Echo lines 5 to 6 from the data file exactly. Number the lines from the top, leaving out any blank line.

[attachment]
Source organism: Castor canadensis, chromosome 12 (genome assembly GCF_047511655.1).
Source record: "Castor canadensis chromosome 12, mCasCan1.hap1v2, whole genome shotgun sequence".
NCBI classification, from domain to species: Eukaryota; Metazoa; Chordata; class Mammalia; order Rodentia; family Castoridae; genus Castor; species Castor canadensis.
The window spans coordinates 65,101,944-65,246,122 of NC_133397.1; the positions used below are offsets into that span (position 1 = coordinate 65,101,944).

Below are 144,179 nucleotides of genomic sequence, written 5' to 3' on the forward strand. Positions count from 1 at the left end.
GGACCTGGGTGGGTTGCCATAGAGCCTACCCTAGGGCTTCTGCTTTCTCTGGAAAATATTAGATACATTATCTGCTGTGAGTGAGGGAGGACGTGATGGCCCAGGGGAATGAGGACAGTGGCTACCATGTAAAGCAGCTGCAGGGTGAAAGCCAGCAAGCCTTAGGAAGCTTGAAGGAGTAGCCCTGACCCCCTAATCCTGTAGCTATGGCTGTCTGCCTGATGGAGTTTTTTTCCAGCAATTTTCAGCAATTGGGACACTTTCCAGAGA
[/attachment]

Below are 144,179 nucleotides of genomic sequence, written 5' to 3' on the forward strand. Positions count from 1 at the left end.
GGACCTGGGTGGGTTGCCATAGAGCCTACCCTAGGGCTTCTGCTTTCTCTGGAAAATATTAGATACATTATCTGCTGTGAGTGAGGGAGGACGTGATGGCCCAGGGGAATGAGGACAGTGGCTACCATGTAAAGCAGCTGCAGGGTGAAAGCCAGCAAGCCTTAGGAAGCTTGAAGGAGTAGCCCTGACCCCCTAATCCTGTAGCTATGGCTGTCTGCCTGATGGAGTTTTTTTCCAGCAATTTTCAGCAATTGGGACACTTTCCAGAGA